Photographies d’Ouzbekistan

To know more about :

Max Penson

/ Photographies d’Ouzbekistan /
Photographies d'Ouzbekistan

Exhibition : From Wednesday 29 November 2006 to Sunday 11 February 2007

Authors : Max Penson.

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For many years the name of Max Penson remained practically unknown in the world, but in reality his works deserve to be mentioned alongside those of Alexander Rodchenko and other great Soviet Photographers of the 1920s and 1930s. Max Penson was born in 1893 in Velizh near Vitebsk, the latter city being the birth-place of Marc Chagall. After learning to read and write completely on his own, in 1907 he entered the Velizh Town School which he finished in 1911. He later studied at the College of Art and Industry of the Antokolski Society in Vilno (now Vilnius, Lithuania). In 1915 the outbreak of World War I and the rising wave of Jewish pogroms forced the young artist to move to Middle Asia, to the town of Kokand. In Uzbekistan Max Penson worked for some time as an accountant and taught drawing at local schools. In 1921 Max Penson was presented with a camera. This event changed his life. He almost entirely ceased to paint and draw, and tried to master the technique of photography. In 1923 Max Penson moved to Tashkent, where he would spent a lot of time with local professional photographers, who had their own studios. However he himself got increasingly interested in the genre of photo-report. From 1926 to 1949 Max Penson worked as a photographer for the Newspaper “Pravda Vostoka” (“Truth of the East”), creating a unique photo-chronicle of Uzbekistan. 
Military Parade, © Max Penson, 1935, courtesy of Russian ACT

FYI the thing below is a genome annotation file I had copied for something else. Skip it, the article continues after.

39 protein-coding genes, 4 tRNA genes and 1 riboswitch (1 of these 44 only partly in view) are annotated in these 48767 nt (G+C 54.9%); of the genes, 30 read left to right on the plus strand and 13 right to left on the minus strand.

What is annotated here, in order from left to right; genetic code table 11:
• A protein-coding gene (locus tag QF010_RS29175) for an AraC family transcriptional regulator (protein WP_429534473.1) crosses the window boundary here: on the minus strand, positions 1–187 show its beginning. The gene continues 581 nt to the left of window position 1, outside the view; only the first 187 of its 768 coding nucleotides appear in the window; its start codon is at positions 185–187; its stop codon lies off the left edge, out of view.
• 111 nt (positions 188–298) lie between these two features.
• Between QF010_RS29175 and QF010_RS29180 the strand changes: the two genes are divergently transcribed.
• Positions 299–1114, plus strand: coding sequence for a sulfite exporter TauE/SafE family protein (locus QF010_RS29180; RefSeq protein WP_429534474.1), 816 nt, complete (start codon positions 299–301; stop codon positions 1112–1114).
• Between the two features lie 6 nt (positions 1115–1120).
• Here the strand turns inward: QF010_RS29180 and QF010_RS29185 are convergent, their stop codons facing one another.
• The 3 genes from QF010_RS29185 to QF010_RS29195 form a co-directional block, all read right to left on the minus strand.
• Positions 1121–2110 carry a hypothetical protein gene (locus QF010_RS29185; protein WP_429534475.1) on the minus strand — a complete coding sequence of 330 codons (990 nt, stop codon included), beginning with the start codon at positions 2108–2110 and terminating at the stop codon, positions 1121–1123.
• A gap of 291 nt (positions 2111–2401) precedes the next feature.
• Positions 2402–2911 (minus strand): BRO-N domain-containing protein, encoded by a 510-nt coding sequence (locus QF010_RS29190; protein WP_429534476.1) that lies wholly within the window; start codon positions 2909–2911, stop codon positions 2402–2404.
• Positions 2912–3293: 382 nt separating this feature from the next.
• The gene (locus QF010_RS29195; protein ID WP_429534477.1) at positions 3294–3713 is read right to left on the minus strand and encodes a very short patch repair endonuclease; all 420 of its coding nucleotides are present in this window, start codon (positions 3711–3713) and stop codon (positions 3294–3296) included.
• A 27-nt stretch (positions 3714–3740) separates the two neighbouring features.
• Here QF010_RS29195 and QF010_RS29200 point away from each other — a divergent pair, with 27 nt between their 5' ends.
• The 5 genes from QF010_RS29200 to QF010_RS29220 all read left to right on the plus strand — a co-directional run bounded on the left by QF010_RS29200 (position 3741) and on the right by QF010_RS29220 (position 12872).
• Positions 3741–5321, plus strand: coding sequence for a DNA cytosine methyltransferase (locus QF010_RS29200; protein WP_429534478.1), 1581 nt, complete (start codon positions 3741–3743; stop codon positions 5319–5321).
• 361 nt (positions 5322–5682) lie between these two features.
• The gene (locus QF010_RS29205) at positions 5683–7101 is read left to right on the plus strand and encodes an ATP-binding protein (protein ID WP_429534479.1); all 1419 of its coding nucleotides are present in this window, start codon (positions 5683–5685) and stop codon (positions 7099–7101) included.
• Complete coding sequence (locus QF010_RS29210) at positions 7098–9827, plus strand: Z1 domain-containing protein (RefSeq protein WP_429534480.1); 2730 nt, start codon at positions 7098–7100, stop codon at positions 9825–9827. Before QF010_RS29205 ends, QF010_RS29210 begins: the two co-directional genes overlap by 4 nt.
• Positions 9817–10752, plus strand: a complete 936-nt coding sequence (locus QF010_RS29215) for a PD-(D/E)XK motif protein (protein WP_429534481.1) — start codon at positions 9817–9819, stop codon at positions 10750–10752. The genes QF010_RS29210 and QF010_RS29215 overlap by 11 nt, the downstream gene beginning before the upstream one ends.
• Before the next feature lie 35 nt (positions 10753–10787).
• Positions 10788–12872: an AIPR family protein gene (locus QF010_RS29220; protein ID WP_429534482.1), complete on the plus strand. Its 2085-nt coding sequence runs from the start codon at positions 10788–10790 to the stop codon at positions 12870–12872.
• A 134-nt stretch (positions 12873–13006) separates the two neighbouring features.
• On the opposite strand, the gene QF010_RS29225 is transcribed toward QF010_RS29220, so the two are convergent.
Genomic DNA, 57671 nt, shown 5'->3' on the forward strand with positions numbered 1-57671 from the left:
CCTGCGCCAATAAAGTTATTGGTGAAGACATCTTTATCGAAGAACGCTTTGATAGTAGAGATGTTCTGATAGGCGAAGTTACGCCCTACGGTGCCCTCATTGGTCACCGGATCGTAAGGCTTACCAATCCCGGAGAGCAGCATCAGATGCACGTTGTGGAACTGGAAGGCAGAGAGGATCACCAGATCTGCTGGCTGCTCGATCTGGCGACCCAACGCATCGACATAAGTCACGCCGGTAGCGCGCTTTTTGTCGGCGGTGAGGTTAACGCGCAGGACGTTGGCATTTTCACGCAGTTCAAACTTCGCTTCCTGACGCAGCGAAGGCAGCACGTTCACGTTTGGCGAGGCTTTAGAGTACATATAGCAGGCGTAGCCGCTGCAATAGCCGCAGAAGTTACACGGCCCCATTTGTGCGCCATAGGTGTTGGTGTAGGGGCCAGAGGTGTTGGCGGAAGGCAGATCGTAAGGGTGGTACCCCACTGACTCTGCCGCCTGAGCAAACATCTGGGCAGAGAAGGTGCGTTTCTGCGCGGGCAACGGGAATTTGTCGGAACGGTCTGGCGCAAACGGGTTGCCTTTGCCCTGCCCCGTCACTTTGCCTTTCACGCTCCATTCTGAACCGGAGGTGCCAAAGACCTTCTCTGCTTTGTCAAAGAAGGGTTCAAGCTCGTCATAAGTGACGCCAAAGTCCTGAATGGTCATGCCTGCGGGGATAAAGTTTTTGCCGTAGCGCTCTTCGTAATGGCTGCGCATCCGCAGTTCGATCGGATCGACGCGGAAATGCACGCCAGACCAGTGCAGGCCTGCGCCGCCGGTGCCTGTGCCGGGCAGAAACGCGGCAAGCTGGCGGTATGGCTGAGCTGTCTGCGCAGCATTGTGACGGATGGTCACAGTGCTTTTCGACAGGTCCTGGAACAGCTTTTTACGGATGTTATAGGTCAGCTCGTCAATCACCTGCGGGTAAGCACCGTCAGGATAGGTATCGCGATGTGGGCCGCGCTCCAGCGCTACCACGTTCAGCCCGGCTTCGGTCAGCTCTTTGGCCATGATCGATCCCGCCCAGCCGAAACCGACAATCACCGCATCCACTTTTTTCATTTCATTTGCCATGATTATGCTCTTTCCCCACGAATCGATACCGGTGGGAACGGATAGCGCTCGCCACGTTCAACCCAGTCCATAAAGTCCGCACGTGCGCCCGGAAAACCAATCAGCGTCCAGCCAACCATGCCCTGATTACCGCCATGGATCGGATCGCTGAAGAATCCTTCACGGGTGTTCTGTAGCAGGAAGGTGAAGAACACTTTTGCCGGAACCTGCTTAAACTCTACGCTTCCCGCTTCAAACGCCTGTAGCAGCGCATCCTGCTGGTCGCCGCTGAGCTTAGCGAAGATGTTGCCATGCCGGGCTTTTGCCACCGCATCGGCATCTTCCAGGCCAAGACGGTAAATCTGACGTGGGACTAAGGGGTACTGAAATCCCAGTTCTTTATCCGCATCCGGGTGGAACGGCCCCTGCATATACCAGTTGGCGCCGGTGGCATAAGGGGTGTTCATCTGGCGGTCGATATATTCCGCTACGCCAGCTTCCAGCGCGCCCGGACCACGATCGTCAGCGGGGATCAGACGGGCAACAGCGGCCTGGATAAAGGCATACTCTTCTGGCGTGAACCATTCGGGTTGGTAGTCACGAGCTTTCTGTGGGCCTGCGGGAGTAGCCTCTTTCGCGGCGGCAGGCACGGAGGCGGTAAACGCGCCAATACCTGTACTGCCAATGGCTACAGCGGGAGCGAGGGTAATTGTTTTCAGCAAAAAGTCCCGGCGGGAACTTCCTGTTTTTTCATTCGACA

All these years his photographs were not only published daily in his newspaper, but, through the TASS (Telegraph Agency of the Soviet Union) Agency, appeared in various illustrated editions of the country, including the legendary magazine “USSR under Construction”. One of its issues (1933, No 10) was based almost entirely on works by Max Penson. With all the numerous publications, however, the photographer, who scarcely ever left Uzbekistan, remained alienated from the intense exhibition activities that in those years were taking place in Leningrad and particularly in Moscow. As a result he was not represented at foreign exhibitions, where people like Alexander Rodchenko and El Lissitzky showed their works. Only in 1937 his photo “Uzbek Madonna” was awarded a gold medal at the Paris World Fair. In those years a photographer who worked for the press was expected to hand over to the publishers just a small print, which did not demand any artistic improvements. In this light it is interesting to note that for more than a quarter of a century Max Penson daily made for his own personal use large exhibition prints, experimenting with different techniques. The results turned out to be quite fascinating and could finally be appreciated only in the late 1980s, when his archive was rediscovered. Becoming a photo-reporter, Max Penson, who was a real workaholic (the extant archive has some 50 thousand negatives), remained an artist throughout his life, an artist, whose goal was not just to record the radical changes that took place in Uzbek life. His ambition was, rather, to turn each shot into an artistic metaphor, giving it perfect aesthetic form. His oeuvre was influenced not just by the leaders of Soviet photography of the 1920s and 30s – both Pictorialists and Modernists, whose works he could see in print, but also by the experience of earlier painters. He never parted with catalogues reproducing masterpieces of the Italian Renaissance, particularly admiring Michelangelo, as well as the famous 18th and 19th century artists of the French School. Uzbekistan, which joined the Soviet Union in 1924, became a second home-land for Max Penson. He had a perfect knowledge of both local language and history. Returning from the shooting of a movie (which was never completed) about the Grand Fergana Canal, Sergei Eisenstein wrote: “it is impossible to talk about Fergana without mentioning the omnipresent Penson, who crossed Uzbekistan back and forth with his camera. His archive, unique in every way, contains materials which give us an opportunity to follow one of the historical periods of the republic year by year, page by page. The artistic development of Max Penson, his whole life were connected with this remarkable country”.